Fall for a Pit
Pit bulls get a bad rap, and a new local group, M.O.S.H. (Money for Organizations Saving Helpless) PIT, is working to raise funds for rescue groups with pit bulls and pit-bull mixes in their care. The first benefit is Saturday at Riot Room, where M.O.S.H. PIT has assembled a rock-oriented lineup of KC acts to coax precious charitable dollars from your wallets and purses. On hand: the Lucky Graves, Red Kate, Knife Crime, Hipshot Killer, Medicine Theory, and the Bad Ideas. Rumors of an appearance by the Miami rapper Pitbull continue to swirl but at press time could not be confirmed.
Saturday, September 29, at Riot Room (4048 Broadway, 816-442-8179)
Chick Corea and Gary Burton, with the Harlem String Quartet
Over the last 40 years, jazz pianist Chick Corea and vibraphonist Gary Burton (inventor of the Burton Grip, where you play the vibraphone with four mallets instead of two, like you've got chopsticks in your hands) have collaborated on seven records together. Their latest, Hot House, is a collection of 1940s–60s standards, covering material by Thelonious Monk, the Beatles and Antonio Carlos Jobim, among others. Backing the pair at this show — kicking off this season's Jammin' at the Gem Series at 18th and Vine — is the Harlem String Quartet, which ought to add some extra beauty and drama to the proceedings.
Saturday, September 29, at the Gem Theater (1615 East 18th Street, 816-474-6262)
Sonic Spectrum Tribute to the Doors
That the Doors were a terrible, embarrassing band, led by a drunk asshole masquerading as a tortured poet, isn't a reason not to attend this tribute show. I'm being serious! I say this because the local acts that organizer Robert Moore has gathered for it — Monta At Odds, Cherokee Rock Rifle, London Transit — are all solidly strange, and I have faith that they will transcend the garbage material they have to work with.
Sunday, September 30, at RecordBar (1020 Westport Road, 816-753-5207)
R. Stevie Moore
A wave of semi-forgotten, idiosyncratic songwriters — guys like Simon Joyner, Daniel Johnston and Roky Erickson — have been resurrected in recent years as a younger generation has found its way to their work. The cult of R. Stevie Moore has expanded in a similar fashion, due to his influence on such artists as John Maus, MGMT and Ariel Pink. Moore is a lo-fi songwriter with a dreamy, avant-garde take on traditional pop music. Good luck keeping up with his output — the man has released, by some estimates, more than 400 homemade tapes and CD-Rs.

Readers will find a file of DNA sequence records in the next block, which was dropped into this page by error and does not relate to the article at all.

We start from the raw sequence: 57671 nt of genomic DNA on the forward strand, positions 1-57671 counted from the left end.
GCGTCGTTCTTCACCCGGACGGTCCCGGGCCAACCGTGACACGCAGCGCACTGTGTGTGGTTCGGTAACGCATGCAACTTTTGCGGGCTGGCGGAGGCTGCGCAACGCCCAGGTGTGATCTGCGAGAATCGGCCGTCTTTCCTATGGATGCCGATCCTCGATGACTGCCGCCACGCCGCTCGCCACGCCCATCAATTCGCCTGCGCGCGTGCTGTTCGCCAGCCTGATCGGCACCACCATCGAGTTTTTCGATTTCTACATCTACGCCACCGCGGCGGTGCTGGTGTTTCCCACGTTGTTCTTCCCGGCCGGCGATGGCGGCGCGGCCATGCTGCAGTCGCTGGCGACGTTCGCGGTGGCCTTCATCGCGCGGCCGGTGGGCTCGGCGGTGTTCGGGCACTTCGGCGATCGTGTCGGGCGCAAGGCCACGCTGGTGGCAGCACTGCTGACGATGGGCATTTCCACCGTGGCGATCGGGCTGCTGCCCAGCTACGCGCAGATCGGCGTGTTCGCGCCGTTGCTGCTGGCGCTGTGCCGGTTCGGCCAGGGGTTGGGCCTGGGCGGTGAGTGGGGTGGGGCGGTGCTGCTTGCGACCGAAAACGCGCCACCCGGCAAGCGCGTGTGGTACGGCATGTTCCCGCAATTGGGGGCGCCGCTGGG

Monday, October 1, at RecordBar (1020 Westport Road, 816-753-5207)
The last time I was in New York, I ended up at a metal bar called Saint Vitus. It was dark and cavernous and red and loud, and generally resembled what I think about when I think about hell. It was awesome! And it was very obviously named after the doom-metal act Saint Vitus. The L.A. band, formed in the late 1970s, is currently thundering through the United States, hulking out terrifying drop-tuned riffs and scaring the fuck out of everybody who crosses its path.
Tuesday, October 2, at the Granada (1020 Massachusetts, Lawrence, 785-842-1390)
Ben Folds Five
What exactly does that "five" at the end of Ben Folds Five mean in the year 2012? That's the central question surrounding The Sound of the Life of the Mind, the first Ben Folds Five record in 13 years, and the trio's accompanying reunion tour. Folds' first solo record, Rockin' the Suburbs, was a strong outing, but most everything after has fallen flat. (The material prior to his work in Ben Folds Five was mostly bright, piano-pop fun — "punk rock for sissies," as Folds once described it.) I always liked BFF's murky, ragtag rhythm section — Darren Jessee on drums, Robert Sledge on bass — so I'm thinking that they're reason enough to buy the ticket.
Friday, September 28, at Starlight Theatre (4600 Starlight Road, 816-363-7827)
Guided By Voices
To be a Robert Pollard fan is both thrilling and exhausting, and I long ago gave up on keeping up with the Guided By Voices frontman's solo albums and GBV-related activity. I do know a few current facts about GBV. Pollard has reassembled members from the mid-'90s lineup and is touring with them. The band has released two albums already this year, with another to come in November. The music still loiters around the intersection between classic rock and weirdo, lo-fi indie. And there is no reason to believe that this show will be anything but a complete blast.
Friday, September 28, at the Granada (1020 Massachusetts, Lawrence, 785-842-1390)